In March 2020, the Federal Government passed the CARES Act. This act, a result of the massive COVID-19 pandemic that has infected over one million Americans, was responsible for the establishment of a variety of federal aid designed to assist individuals throughout the country in getting through unemployment and the ongoing pandemic.
The most well-known component of the CARES Act was its direct cash payment. These payments, which began to be sent in April, supplied individuals with $1,200 if they had previously filed as individuals making up to $75,000, $112,500 if they filed as the head of households or $150,000 if they filed jointly. It also provided $500 per dependent child.
The vast majority of Americans qualified for these payments, the largest direct payments ever issued by the federal government as part of a stimulus program. However, because of the newness of the program, the suddenness with which it was implemented, and a variety of questions and confusion surrounding the COVID-19 pandemic, many were confused by this process.
One of the biggest sources of confusion was whether or not people would have to pay back the stimulus payments.
So, do I have to pay back the stimulus?
No. Unlike other stimulus programs - like some of the ones passed in the aftermath of the Great Recession - you will never have to pay this one back. It is not a governmental loan.
Got it! Will it cut into my tax refund next year?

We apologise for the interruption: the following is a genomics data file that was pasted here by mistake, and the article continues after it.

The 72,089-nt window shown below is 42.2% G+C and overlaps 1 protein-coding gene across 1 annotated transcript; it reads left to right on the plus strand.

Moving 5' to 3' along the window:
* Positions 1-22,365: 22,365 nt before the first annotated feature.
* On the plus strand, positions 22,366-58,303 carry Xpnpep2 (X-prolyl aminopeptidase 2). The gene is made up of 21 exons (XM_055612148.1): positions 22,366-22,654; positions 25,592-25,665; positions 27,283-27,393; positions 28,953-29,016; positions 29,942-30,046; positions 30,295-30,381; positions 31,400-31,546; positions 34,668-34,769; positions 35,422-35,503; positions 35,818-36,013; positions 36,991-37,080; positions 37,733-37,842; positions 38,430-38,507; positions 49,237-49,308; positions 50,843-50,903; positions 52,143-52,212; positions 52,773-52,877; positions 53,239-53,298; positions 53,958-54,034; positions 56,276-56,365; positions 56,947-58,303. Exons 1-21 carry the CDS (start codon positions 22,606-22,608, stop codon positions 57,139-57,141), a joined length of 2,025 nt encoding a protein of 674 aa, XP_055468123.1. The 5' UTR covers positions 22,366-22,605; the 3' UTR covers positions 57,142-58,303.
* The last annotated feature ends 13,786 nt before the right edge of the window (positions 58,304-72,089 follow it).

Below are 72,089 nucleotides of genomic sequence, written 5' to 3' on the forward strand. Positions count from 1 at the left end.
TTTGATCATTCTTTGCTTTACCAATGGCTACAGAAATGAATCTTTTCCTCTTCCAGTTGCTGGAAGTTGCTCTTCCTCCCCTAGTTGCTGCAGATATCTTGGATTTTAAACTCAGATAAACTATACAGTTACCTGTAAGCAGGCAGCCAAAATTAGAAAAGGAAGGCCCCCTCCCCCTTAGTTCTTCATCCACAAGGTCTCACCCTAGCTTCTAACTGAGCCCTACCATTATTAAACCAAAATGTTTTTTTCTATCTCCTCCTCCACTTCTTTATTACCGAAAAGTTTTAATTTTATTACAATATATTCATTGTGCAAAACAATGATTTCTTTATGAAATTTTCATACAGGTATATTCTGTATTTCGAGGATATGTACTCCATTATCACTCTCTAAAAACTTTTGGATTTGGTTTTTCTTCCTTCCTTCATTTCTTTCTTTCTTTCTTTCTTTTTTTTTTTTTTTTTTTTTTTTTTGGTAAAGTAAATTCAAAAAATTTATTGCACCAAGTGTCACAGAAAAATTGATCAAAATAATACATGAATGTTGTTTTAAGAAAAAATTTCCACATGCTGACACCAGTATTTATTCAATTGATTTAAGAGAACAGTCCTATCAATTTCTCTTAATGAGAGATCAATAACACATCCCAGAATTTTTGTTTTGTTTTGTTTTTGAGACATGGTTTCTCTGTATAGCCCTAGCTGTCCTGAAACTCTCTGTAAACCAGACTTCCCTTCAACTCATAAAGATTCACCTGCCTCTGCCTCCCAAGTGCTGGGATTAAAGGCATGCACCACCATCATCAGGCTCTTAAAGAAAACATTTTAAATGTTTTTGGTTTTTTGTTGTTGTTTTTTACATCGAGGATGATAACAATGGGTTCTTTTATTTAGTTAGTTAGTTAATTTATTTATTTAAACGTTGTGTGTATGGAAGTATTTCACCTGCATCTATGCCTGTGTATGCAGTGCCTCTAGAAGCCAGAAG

No! The money is yours, free and clear. Indeed, the bill is very clear on this: You do not have to pay it back. It is yours and not any sort of tax credit or advanced refund. Furthermore, the income you receive from your stimulus payment will not count as income against your federal, state or local taxes. Your tax refund next year will be completely unaffected by this stimulus program. Indeed, a variety of the other changes in the CARES Act, like those that removed the 60% of AGI limit for charitable contributions may wind up giving you a bigger refund than you are used to. Due to these provisions, and others, the CARES Act is actually likely to expand your refund.
So why do so many people think this is the case?
The language of the bill led to some confusion. The direct payment was written as an "advance tax credit," which was the legal and financial mechanism by which the stimulus money was paid. The stimulus money was actually a payment that you received via the Internal Revenue Service. However, the legal structure of the tax credit led to somewhat confusing interpretations. Fear not, however: It was written this way to make it easier for the IRS to pay the money. You won't owe anything additional next year, and your refund will be unaffected by the stimulus payment.
Also not helping this interpretation was certain viral posts on social media that claimed the government was scamming you into owing more in taxes next year. Needless to say, they were wrong. Make sure you get your news from reputable news sources!